Chicago One of Slowest Metros in US to Recover


October 2003 stands out in Chicagoans’ memory for the Cubs’ infamous collapse one game shy of the World Series. Now there’s another reason to curse that month: Nearly 13 years later, local home values are about the same as they were at the time of that Cubs crash.

An index of Chicago-area single-family home values was at the same level in March as in October 2003, according to the S&P/Case-Shiller Indices released this week.

Though the Chicago residential market is recovering from the bust, Case-Shiller data show it’s coming back much more slowly than other metropolitan areas: Of the 20 major U.S. cities Case-Shiller tracks, only two are trapped further back in time: Detroit, whose price index is at February 2001 levels, and Cleveland, at February 2003.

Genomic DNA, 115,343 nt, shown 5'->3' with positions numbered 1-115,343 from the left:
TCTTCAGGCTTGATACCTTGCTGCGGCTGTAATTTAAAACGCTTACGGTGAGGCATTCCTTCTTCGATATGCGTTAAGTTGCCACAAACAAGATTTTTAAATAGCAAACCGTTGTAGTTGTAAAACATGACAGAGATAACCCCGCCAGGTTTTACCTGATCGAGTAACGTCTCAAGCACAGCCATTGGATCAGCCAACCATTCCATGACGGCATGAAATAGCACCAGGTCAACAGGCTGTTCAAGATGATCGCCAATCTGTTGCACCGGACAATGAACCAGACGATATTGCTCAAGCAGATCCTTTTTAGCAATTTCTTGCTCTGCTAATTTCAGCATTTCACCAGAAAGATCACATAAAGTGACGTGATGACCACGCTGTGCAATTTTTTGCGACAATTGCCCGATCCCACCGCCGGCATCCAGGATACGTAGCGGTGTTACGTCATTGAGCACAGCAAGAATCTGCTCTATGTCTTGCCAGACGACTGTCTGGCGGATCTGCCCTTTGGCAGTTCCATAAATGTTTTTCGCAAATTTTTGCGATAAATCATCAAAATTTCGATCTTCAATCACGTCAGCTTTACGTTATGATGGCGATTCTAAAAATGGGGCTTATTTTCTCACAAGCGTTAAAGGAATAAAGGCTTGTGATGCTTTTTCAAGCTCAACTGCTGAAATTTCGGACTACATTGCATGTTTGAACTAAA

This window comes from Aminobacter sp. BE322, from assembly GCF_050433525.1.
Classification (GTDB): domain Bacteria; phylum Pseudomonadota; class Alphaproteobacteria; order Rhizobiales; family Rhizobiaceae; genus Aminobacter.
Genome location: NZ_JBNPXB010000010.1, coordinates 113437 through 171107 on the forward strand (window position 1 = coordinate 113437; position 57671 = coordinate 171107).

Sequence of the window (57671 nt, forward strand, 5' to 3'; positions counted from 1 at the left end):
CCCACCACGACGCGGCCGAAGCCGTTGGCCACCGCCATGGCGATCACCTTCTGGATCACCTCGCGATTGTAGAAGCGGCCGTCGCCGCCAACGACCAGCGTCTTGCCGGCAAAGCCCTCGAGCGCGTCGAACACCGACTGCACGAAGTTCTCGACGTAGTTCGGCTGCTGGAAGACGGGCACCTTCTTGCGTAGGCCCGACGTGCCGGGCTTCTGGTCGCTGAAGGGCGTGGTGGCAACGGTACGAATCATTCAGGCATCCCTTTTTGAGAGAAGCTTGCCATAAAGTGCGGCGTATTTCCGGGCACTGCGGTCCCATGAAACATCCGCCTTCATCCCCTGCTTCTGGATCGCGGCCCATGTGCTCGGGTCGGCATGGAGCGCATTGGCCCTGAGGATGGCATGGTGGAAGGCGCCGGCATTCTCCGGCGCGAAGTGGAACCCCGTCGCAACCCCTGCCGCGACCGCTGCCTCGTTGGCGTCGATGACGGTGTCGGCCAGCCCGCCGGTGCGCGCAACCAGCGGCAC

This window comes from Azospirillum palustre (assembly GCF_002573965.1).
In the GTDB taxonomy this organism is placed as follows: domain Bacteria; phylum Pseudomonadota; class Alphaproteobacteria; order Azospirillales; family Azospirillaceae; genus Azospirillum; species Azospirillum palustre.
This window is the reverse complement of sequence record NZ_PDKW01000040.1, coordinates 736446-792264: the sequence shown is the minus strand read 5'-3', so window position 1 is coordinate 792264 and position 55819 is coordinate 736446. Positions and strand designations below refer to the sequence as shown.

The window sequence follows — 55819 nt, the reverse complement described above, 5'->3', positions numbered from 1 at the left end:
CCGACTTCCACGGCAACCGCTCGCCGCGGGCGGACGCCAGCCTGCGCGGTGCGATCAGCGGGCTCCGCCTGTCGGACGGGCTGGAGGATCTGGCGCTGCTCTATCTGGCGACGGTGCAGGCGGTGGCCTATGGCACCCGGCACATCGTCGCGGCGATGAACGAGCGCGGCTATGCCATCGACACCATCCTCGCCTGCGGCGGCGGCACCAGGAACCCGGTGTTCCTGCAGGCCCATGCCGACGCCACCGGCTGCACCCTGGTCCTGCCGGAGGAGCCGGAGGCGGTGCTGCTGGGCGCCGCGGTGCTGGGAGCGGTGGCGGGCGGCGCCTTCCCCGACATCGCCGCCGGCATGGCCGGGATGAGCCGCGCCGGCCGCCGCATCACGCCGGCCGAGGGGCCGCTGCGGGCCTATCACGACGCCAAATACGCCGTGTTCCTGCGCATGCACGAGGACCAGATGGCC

Over the years since the bust, Chicago has struggled with a logjam of thousands of slow-to-sell new condos, a heavy load of foreclosures, higher-than-average unemployment and other factors as other cities moved forward.

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Authored By Dennis Rodkin
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